16 Best Things To Do In Kauai For First Time Visitors

Napali Coast in the Hawaiian Islands

Why Kauai? In short, adrenaline…and peace in equal proportions. Whilst it may be known as the Garden Island, Kauai is like no garden I’ve ever visited in my native England. The island may be a 5 million year old dormant volcano (what?) but its unique and diverse topography will find you scrabbling for your hiking boots, snorkelling mask or kayak paddle all in the same breath. If you’re less keen on activity, you can still take a boat, helicopter or car to explore things more leisurely.

In this guide I will share with you the best things to do in Kauai for first time visitors.

1. See the staggering Napali Coast

Which Hawaiian Island to Visit - Kauai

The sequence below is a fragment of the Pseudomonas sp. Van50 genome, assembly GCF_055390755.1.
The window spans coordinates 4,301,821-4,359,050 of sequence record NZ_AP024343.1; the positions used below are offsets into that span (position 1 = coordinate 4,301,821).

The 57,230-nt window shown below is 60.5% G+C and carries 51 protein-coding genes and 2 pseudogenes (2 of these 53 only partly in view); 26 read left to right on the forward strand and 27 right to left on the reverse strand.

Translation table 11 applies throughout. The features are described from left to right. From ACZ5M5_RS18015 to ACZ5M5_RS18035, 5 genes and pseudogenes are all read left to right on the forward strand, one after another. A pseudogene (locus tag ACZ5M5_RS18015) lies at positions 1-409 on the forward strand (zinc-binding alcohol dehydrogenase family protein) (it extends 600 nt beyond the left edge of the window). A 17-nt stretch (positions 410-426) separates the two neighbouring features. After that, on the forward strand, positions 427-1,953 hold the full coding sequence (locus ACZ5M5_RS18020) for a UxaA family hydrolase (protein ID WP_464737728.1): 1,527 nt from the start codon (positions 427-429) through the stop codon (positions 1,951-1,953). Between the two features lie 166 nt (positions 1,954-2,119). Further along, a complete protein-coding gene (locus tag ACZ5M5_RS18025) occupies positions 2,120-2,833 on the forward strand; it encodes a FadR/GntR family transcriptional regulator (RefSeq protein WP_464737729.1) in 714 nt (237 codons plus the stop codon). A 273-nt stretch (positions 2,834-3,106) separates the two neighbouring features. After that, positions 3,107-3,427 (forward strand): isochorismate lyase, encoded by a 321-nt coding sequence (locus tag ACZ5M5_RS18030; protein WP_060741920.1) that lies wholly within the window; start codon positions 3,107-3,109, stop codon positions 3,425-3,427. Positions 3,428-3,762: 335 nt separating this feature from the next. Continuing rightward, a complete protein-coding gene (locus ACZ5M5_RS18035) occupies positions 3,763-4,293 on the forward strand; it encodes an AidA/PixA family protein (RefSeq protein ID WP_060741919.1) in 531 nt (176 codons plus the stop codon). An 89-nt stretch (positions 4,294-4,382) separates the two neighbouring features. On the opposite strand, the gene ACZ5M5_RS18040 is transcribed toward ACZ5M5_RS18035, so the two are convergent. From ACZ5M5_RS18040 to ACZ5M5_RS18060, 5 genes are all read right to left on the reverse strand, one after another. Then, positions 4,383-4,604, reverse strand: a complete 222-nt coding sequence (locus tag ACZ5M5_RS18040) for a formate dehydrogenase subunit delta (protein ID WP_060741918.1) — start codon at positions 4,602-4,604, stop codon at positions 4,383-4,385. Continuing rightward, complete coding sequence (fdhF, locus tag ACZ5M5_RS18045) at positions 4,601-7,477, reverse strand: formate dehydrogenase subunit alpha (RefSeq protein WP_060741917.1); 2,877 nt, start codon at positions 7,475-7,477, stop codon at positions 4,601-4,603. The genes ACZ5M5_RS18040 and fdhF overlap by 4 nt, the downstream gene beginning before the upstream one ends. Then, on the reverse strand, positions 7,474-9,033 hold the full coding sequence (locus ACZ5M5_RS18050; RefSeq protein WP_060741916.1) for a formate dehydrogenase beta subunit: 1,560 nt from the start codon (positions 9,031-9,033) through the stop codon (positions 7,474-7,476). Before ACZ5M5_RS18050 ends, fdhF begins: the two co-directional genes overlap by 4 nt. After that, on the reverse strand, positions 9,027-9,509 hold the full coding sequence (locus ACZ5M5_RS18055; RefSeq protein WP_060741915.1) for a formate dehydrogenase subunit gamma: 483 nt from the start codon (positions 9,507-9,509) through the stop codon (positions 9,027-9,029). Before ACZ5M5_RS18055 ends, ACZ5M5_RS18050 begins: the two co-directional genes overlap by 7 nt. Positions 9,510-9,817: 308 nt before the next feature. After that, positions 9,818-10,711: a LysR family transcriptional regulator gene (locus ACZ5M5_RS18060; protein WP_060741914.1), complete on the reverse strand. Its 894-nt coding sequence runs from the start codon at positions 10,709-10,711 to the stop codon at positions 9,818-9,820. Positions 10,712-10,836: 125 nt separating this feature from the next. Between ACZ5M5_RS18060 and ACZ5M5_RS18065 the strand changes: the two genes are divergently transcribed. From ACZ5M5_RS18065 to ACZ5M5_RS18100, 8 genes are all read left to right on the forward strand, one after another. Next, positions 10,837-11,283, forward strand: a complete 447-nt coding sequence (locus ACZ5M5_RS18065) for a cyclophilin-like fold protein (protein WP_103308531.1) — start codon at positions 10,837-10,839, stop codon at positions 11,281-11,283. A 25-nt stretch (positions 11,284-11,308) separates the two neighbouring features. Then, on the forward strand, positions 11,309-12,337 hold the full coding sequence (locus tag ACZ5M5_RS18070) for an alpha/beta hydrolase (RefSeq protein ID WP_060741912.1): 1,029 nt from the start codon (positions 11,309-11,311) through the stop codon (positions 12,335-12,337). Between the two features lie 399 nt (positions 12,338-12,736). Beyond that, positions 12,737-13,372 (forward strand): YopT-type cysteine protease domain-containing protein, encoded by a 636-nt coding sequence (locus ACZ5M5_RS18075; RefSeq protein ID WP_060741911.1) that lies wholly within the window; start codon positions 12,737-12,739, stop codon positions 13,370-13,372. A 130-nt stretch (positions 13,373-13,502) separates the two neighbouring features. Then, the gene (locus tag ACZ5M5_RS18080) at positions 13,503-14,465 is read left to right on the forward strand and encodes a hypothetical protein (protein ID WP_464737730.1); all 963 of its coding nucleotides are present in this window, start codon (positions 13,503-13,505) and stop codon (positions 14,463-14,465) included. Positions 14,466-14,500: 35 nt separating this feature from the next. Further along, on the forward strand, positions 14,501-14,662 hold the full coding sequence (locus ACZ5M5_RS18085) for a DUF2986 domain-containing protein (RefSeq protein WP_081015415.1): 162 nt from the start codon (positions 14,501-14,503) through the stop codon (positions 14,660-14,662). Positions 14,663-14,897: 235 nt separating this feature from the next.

I conquered my cliff-edge fear to take in the sight of the Napali coast and I don’t regret it. This 17-mile stretch of green-cloaked cliffs and inversely dramatic valleys is one of the most photographed sights in the whole of Hawaii. Only the toughest trekkers tackle the entire trail but sea-level sailings at sunset are a popular alternative. I hiked a small part of the trail independently without a tour, which is easy enough but if you really want to get the best view, get in a plane. You can book a sightseeing *tour of Kauai that takes in the coast and the canyon (below).

Fun fact – there is a place called Ngapali in Myanmar that is pronounced the same as Napali.

2. Take a scenic flight over Kauai